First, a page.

Palm Springs Preservationists Keep Up Fight for Modernism

 

Efforts to preserve Palm Springs’ modernist legacy are progressing. In the fall Royal Hawaiian Estates, a tiki-themed apartment complex designed by Wexler and Harrison, became the first residential neighborhood in town to be designated a historic district. The Palm Springs Preservation Foundation donated funds to restore some tiki detailing.

“We’re always fighting about something being torn down,” Ron Marshall, the foundation’s president, says. “It’s good to have something put back.”

And in March, the 1947 home designed for Frank Sinatra by E. Stewart Williams was named a historic site by the city.

Perhaps the biggest battle on the modernist front, however, remains hard fought—the Town & Country Center, a once-lovely and now largely derelict shopping center designed by Paul R. Williams and A. Quincy Jones in 1948. Plans to demolish the center remain alive despite a city survey identifying it as “a rare and excellent example of the late Moderne style.”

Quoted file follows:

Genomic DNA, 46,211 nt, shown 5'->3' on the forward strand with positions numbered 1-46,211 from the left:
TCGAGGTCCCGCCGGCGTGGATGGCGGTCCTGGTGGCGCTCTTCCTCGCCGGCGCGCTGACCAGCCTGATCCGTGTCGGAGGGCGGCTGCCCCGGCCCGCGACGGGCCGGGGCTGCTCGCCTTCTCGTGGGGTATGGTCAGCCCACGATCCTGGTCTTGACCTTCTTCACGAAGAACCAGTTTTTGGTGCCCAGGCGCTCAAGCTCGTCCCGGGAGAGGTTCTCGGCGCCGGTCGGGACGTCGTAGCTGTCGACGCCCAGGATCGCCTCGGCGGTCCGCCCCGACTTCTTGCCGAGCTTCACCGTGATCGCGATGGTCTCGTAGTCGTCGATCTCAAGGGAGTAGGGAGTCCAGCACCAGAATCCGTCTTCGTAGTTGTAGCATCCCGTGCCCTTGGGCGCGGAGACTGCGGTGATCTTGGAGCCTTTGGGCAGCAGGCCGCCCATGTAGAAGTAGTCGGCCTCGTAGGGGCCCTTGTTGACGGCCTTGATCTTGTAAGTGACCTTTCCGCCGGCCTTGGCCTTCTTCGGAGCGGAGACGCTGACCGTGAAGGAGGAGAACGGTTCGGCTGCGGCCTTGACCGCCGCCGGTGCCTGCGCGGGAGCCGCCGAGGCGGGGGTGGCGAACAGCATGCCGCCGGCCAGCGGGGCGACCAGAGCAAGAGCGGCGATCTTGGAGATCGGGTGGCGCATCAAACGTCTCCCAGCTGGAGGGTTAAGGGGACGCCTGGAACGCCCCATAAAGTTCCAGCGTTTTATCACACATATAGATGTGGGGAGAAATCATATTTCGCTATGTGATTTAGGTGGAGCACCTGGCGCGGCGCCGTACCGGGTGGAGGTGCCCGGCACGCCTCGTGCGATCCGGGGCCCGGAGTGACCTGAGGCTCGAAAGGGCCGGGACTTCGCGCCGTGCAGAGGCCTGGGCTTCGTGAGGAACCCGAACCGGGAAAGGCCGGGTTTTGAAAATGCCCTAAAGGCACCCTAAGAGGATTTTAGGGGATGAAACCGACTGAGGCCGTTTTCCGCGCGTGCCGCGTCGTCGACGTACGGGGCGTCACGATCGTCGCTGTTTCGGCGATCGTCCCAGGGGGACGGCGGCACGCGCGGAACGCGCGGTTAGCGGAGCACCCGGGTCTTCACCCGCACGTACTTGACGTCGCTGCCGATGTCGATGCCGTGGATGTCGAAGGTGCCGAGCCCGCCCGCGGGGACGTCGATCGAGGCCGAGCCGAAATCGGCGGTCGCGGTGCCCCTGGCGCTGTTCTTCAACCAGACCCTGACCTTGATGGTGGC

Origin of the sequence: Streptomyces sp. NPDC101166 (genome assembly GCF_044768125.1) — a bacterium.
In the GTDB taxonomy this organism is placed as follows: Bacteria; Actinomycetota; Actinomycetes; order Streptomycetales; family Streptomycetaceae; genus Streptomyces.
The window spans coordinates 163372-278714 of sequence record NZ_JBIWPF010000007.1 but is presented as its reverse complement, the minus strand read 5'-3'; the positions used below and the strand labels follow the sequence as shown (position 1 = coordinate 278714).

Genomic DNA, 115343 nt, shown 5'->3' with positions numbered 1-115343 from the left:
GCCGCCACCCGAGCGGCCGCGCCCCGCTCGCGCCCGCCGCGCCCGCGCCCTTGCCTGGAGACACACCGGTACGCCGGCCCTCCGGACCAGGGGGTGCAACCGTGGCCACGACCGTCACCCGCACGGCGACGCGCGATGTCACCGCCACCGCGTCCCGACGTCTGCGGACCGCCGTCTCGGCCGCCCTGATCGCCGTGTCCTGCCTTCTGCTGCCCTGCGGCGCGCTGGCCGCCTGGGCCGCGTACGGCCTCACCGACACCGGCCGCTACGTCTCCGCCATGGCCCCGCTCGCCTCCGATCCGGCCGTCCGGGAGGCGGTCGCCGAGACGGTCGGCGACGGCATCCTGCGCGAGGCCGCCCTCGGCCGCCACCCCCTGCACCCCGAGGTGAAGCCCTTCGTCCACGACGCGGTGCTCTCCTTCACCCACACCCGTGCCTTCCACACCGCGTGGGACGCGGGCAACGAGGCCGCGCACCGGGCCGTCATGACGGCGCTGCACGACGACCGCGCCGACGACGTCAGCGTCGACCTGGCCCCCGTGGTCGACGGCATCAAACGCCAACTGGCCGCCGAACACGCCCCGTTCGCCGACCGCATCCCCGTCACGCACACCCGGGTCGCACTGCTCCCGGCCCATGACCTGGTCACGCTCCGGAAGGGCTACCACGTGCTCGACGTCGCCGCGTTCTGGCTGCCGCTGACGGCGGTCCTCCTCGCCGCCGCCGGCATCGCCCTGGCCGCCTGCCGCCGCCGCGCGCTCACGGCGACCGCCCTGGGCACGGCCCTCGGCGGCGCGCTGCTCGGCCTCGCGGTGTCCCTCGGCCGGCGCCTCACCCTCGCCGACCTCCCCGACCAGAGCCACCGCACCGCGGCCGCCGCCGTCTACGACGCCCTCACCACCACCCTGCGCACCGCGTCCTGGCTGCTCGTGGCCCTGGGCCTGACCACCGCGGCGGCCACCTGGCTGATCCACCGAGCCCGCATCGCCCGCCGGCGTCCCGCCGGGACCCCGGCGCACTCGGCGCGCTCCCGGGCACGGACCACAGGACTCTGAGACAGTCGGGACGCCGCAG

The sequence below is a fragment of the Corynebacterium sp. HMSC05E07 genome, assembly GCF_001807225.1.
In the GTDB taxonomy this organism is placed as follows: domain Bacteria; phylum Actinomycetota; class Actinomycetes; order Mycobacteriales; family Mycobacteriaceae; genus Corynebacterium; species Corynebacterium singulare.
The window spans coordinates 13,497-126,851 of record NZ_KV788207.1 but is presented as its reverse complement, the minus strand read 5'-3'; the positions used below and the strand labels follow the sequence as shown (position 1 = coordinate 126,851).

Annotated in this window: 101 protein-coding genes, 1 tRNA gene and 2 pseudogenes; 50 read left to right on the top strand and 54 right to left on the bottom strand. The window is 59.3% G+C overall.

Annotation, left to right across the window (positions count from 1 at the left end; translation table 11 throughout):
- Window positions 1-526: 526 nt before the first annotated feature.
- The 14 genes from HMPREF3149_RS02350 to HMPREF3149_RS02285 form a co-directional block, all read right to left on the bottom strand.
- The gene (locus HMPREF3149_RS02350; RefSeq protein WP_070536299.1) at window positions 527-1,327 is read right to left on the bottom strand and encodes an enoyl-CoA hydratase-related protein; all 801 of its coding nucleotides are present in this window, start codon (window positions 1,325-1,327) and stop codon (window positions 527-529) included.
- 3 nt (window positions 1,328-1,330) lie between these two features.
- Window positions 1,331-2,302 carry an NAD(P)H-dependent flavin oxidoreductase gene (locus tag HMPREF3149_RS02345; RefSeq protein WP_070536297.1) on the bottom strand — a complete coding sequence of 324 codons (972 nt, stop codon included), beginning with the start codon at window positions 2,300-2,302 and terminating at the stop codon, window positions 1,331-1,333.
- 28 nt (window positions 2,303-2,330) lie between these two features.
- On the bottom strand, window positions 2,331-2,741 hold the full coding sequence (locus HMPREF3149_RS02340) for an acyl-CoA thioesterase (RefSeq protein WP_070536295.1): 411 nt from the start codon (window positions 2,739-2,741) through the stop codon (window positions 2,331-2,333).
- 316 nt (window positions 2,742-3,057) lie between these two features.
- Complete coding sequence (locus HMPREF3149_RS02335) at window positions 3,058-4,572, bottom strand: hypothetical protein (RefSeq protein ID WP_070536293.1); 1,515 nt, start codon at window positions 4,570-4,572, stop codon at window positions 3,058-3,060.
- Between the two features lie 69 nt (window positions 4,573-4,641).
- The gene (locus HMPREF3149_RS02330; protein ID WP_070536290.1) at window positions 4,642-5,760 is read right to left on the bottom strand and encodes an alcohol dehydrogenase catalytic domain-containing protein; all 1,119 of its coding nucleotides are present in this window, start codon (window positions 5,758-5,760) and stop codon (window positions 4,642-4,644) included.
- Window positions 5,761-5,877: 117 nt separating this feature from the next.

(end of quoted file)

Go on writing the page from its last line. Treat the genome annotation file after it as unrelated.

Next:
The preservation foundation has hired a firm to provide a ‘sustainability study’ that could provide alternatives for re-use rather than demolition. Also, the National Organization of Minority Architects has weighed in, focusing on the legacy of Paul Williams, a pioneering black architect of national importance.